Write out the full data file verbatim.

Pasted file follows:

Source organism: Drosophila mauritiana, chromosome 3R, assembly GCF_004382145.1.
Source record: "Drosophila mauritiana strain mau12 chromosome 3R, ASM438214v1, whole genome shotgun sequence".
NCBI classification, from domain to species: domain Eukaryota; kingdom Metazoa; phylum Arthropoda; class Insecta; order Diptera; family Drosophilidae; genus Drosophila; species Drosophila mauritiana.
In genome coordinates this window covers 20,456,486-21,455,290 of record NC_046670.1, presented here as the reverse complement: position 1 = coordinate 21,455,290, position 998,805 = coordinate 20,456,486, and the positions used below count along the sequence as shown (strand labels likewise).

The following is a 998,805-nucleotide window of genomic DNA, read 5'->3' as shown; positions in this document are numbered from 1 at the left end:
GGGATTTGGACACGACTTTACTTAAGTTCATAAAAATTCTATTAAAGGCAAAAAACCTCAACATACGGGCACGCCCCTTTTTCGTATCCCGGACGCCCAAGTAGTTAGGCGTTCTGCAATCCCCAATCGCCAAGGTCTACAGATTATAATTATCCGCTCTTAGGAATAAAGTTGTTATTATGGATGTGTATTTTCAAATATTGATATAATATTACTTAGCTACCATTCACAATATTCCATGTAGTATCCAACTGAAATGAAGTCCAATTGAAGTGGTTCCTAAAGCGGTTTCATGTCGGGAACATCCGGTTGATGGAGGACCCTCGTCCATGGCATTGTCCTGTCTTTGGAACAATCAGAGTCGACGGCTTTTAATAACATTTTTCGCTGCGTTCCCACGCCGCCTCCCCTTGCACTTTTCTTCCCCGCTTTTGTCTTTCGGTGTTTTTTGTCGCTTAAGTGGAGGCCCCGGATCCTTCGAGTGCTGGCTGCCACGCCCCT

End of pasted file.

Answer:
Source organism: Drosophila mauritiana, chromosome 3R, assembly GCF_004382145.1.
Source record: "Drosophila mauritiana strain mau12 chromosome 3R, ASM438214v1, whole genome shotgun sequence".
NCBI classification, from domain to species: domain Eukaryota; kingdom Metazoa; phylum Arthropoda; class Insecta; order Diptera; family Drosophilidae; genus Drosophila; species Drosophila mauritiana.
In genome coordinates this window covers 20,456,486-21,455,290 of record NC_046670.1, presented here as the reverse complement: position 1 = coordinate 21,455,290, position 998,805 = coordinate 20,456,486, and the positions used below count along the sequence as shown (strand labels likewise).

The following is a 998,805-nucleotide window of genomic DNA, read 5'->3' as shown; positions in this document are numbered from 1 at the left end:
GGGATTTGGACACGACTTTACTTAAGTTCATAAAAATTCTATTAAAGGCAAAAAACCTCAACATACGGGCACGCCCCTTTTTCGTATCCCGGACGCCCAAGTAGTTAGGCGTTCTGCAATCCCCAATCGCCAAGGTCTACAGATTATAATTATCCGCTCTTAGGAATAAAGTTGTTATTATGGATGTGTATTTTCAAATATTGATATAATATTACTTAGCTACCATTCACAATATTCCATGTAGTATCCAACTGAAATGAAGTCCAATTGAAGTGGTTCCTAAAGCGGTTTCATGTCGGGAACATCCGGTTGATGGAGGACCCTCGTCCATGGCATTGTCCTGTCTTTGGAACAATCAGAGTCGACGGCTTTTAATAACATTTTTCGCTGCGTTCCCACGCCGCCTCCCCTTGCACTTTTCTTCCCCGCTTTTGTCTTTCGGTGTTTTTTGTCGCTTAAGTGGAGGCCCCGGATCCTTCGAGTGCTGGCTGCCACGCCCCT